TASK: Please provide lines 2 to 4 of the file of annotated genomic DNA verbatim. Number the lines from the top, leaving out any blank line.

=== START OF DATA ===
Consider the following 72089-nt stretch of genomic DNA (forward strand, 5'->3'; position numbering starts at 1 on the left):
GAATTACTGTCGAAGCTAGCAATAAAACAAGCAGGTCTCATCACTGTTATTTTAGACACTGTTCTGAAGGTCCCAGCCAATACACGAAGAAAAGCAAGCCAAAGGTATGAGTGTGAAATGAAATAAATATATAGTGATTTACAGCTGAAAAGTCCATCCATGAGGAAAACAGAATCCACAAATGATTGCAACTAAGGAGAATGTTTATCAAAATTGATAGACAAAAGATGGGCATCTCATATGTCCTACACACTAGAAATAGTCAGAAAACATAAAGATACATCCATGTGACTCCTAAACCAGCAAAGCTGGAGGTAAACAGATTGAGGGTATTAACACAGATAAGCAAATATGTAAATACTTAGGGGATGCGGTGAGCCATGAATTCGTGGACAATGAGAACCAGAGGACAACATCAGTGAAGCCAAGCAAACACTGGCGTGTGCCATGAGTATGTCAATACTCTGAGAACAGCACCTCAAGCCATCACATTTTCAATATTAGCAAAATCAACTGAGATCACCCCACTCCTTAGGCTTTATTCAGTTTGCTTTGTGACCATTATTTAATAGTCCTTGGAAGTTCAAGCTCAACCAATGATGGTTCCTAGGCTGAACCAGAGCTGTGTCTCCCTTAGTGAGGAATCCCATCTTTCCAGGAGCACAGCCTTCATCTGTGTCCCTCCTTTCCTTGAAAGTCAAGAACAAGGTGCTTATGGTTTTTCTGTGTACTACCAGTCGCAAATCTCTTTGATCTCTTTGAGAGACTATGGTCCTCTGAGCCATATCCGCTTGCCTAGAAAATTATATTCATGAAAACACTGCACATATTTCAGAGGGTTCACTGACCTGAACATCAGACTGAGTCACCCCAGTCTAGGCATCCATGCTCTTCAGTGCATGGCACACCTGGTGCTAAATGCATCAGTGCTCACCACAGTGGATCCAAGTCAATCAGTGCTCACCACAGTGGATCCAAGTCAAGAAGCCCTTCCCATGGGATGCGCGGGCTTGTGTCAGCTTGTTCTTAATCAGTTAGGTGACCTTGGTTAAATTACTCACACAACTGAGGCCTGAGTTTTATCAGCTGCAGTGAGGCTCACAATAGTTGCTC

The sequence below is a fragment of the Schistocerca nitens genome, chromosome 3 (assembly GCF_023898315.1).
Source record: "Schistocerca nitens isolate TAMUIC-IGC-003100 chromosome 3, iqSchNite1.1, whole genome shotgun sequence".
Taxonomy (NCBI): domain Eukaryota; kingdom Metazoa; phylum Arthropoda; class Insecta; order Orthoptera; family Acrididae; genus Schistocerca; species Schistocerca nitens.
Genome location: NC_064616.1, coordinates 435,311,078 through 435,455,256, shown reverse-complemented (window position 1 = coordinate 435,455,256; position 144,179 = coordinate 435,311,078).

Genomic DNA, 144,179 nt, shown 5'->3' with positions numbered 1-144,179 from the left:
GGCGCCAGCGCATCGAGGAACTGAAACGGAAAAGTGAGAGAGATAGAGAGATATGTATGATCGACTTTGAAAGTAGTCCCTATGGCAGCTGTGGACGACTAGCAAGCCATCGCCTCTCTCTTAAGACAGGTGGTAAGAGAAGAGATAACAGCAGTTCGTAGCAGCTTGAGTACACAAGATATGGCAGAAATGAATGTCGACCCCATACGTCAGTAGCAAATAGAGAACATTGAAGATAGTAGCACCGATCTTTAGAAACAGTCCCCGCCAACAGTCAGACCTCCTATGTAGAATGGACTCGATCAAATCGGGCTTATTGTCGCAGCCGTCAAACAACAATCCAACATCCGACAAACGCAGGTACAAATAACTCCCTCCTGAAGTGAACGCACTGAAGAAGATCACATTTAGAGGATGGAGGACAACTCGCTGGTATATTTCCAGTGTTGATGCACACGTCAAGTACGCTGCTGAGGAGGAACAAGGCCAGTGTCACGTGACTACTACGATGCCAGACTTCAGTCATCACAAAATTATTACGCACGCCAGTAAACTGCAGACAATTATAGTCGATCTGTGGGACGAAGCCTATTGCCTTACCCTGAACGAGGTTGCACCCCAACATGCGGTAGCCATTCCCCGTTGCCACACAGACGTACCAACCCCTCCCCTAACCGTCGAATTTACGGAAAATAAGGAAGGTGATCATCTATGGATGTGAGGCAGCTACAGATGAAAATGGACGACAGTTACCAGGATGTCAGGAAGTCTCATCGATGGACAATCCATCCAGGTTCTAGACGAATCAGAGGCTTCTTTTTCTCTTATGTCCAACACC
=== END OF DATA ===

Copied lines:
GAATTACTGTCGAAGCTAGCAATAAAACAAGCAGGTCTCATCACTGTTATTTTAGACACTGTTCTGAAGGTCCCAGCCAATACACGAAGAAAAGCAAGCCAAAGGTATGAGTGTGAAATGAAATAAATATATAGTGATTTACAGCTGAAAAGTCCATCCATGAGGAAAACAGAATCCACAAATGATTGCAACTAAGGAGAATGTTTATCAAAATTGATAGACAAAAGATGGGCATCTCATATGTCCTACACACTAGAAATAGTCAGAAAACATAAAGATACATCCATGTGACTCCTAAACCAGCAAAGCTGGAGGTAAACAGATTGAGGGTATTAACACAGATAAGCAAATATGTAAATACTTAGGGGATGCGGTGAGCCATGAATTCGTGGACAATGAGAACCAGAGGACAACATCAGTGAAGCCAAGCAAACACTGGCGTGTGCCATGAGTATGTCAATACTCTGAGAACAGCACCTCAAGCCATCACATTTTCAATATTAGCAAAATCAACTGAGATCACCCCACTCCTTAGGCTTTATTCAGTTTGCTTTGTGACCATTATTTAATAGTCCTTGGAAGTTCAAGCTCAACCAATGATGGTTCCTAGGCTGAACCAGAGCTGTGTCTCCCTTAGTGAGGAATCCCATCTTTCCAGGAGCACAGCCTTCATCTGTGTCCCTCCTTTCCTTGAAAGTCAAGAACAAGGTGCTTATGGTTTTTCTGTGTACTACCAGTCGCAAATCTCTTTGATCTCTTTGAGAGACTATGGTCCTCTGAGCCATATCCGCTTGCCTAGAAAATTATATTCATGAAAACACTGCACATATTTCAGAGGGTTCACTGACCTGAACATCAGACTGAGTCACCCCAGTCTAGGCATCCATGCTCTTCAGTGCATGGCACACCTGGTGCTAAATGCATCAGTGCTCACCACAGTGGATCCAAGTCAATCAGTGCTCACCACAGTGGATCCAAGTCAAGAAGCCCTTCCCATGGGATGCGCGGGCTTGTGTCAGCTTGTTCTTAATCAGTTAGGTGACCTTGGTTAAATTACTCACACAACTGAGGCCTGAGTTTTATCAGCTGCAGTGAGGCTCACAATAGTTGCTC

The sequence below is a fragment of the Schistocerca nitens genome, chromosome 3 (assembly GCF_023898315.1).
Source record: "Schistocerca nitens isolate TAMUIC-IGC-003100 chromosome 3, iqSchNite1.1, whole genome shotgun sequence".